So you've had a cheap Point-and-Shoot camera for ages and are looking to upgrade. But should you go with another Point and Shoot (because, they are easy to use and don't have any complicated features), or should you get a more expensive, but also more capable, DSLR camera?
Digital SLR cameras offer a lot of extra features that simply aren’t available on a standard digital point and shoot camera. When you purchase a digital SLR, you gain more control over the lens, a faster picture taking rate, better automatic and manual focus modes, and a bunch of smaller features that you don’t realize are important until you start relying on them every day. Having said this, many people own a camera that’s too powerful for their needs. With this in mind, it’s a good idea to know why you’re upgrading your camera before you decide to spend more money.
Always Have A Specific Photo In Mind
I have one rule when it comes to buying new camera equipment. Always have a specific photo you want to take in mind. What do I mean by this? Think of a picture you want to take, and if you can’t take that picture with your current camera setup, buy all of things you need to buy in order to be able to take that picture. Back when I decided I needed to switch to a digital SLR camera, I was getting frustrated with my point and shoot’s slow responsiveness in taking action shots. I wanted something that would take a continual stream of action shots for a longer period of time. In order to get a faster picture taking rate, I had to upgrade to a digital SLR.
Certain shots simply aren’t possible without a digital SLR camera. Most point and shoot cameras don’t allow you to switch out the lens (or force you to use less optimal conversion lenses), and this can become a huge limiting factor. When you are stuck with the relatively small in-house lens on your point and shoot, you lose a good portion of the zoom range and quite a few of your aperture options. A digital SLR camera will allow you to switch out the lens so you can zoom in further and open the aperture more.
There are other advantages of a DSLR camera that aren't as easy to produce on a Point and Shoot. For example:
Subject is in focus with a blurred out background
I am sure you have seen these kinds of pictures before, wondering how to get them. Have you ever seen a portrait picture with a very crisp and clear face in front of an out-of-focus background? These kinds of portraits are great because they always isolate the subject and never distract. Unfortunately, they are only possible when you have a digital SLR camera. To get this shot, you need a lens with a very large aperture (small F-number of F5 or lower). The kinds of lenses with bigger apertures are only available on digital SLR cameras. You need to upgrade in order to use them.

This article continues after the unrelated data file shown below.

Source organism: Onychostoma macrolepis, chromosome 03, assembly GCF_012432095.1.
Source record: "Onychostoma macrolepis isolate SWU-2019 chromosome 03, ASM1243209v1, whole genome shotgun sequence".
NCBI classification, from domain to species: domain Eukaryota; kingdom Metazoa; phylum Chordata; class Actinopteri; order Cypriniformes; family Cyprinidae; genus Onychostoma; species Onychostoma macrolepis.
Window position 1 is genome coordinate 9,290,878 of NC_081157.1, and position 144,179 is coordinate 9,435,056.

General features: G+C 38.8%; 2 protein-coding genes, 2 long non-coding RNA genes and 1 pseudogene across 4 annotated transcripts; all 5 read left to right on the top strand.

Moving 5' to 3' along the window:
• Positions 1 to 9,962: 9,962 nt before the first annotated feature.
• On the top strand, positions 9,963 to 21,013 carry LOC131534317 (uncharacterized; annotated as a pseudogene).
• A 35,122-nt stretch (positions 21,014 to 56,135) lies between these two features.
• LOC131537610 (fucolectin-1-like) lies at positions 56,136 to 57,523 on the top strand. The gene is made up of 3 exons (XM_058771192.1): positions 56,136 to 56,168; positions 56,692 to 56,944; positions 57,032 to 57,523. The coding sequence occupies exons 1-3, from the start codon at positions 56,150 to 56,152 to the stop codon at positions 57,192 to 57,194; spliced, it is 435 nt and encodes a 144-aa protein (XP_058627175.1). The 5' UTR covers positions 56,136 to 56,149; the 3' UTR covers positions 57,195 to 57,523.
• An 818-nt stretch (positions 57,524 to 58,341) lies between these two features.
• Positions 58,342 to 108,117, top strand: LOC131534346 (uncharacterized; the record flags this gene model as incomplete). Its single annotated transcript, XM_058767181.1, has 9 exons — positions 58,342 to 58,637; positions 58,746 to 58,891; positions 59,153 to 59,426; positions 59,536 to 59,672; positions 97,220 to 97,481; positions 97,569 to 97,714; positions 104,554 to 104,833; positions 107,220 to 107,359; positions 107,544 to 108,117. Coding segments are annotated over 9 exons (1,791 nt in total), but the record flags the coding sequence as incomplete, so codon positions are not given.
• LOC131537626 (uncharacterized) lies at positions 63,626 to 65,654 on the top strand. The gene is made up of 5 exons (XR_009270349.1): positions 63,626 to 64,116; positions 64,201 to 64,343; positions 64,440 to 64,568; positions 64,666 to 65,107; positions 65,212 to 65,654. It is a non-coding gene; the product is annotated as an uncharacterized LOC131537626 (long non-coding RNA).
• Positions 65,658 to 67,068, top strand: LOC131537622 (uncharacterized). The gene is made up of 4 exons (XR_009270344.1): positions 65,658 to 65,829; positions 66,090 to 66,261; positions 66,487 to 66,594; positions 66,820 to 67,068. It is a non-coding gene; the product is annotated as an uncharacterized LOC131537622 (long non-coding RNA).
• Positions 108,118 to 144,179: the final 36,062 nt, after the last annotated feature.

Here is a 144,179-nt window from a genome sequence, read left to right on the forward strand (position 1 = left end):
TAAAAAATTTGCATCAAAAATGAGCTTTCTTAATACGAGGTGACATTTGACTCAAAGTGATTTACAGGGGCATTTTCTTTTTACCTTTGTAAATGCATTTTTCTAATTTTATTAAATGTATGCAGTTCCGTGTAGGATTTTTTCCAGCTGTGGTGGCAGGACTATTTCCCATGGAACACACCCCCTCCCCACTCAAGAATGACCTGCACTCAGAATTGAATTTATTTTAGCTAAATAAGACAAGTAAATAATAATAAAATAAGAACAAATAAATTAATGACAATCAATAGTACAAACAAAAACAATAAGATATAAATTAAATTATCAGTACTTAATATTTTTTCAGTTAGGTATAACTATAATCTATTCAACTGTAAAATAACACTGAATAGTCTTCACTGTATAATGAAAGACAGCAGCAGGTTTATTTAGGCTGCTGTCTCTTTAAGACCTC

If you want a bigger zoom range, you’re going to have to get a digital SLR. The lens that comes with most point and shoot cameras usually doesn’t allow you to zoom in past 2x magnification. The manufacturers know this and market a digital zoom of 8x or greater. However, as a follower of my tips, you already know that you should not use the digital zoom. There are telephoto lenses for digital SLRs that allow you to zoom in much further. On top of that, you get wider apertures for better close-up portraits with these lenses.
Action sequence shots
Yet another example. When you make the move up to a digital SLR, you also get a faster continuous photo fire rate. Many point and shoot cameras top out at about 2 pictures per second. When you get a digital SLR, you can take pictures anywhere from 3 to 10 frames per second. Just frame the shot, hold the shutter down, and keep ‘em coming. It's great to be able to take a sequence of photos, and just keep the best one.
Digital SLR cameras are considerably better than their point and shoot counterparts, but they are only better for certain kinds of pictures. If you don’t foresee the need for a greater zoom range, wide-open aperture shots with blurred out backgrounds, or a fast photo taking ability, you probably won't need to upgrade.
You may also want to consider the following. One of the biggest advantages of using a point and shoot is its portability. You can put it in your pocket and take photos anywhere. When you get a digital SLR, the amount of camera equipment you carry starts to get out of hand before you realize it. If you don’t like the idea of carrying more camera gear everywhere you go, a digital SLR might not be the best camera choice for you.
As soon as you get the feeling that more of the shots you want are out of your reach than within it, it’s a good time to consider purchasing a digital SLR. Do all of your research and be 100% certain that the problem lies with the camera, and not with the photographer, before you put your money down on a nice setup. If you do decide to get a new camera, enjoy it! Even the most basic digital SLR is much more of a pleasure to use than most point and shoot models.
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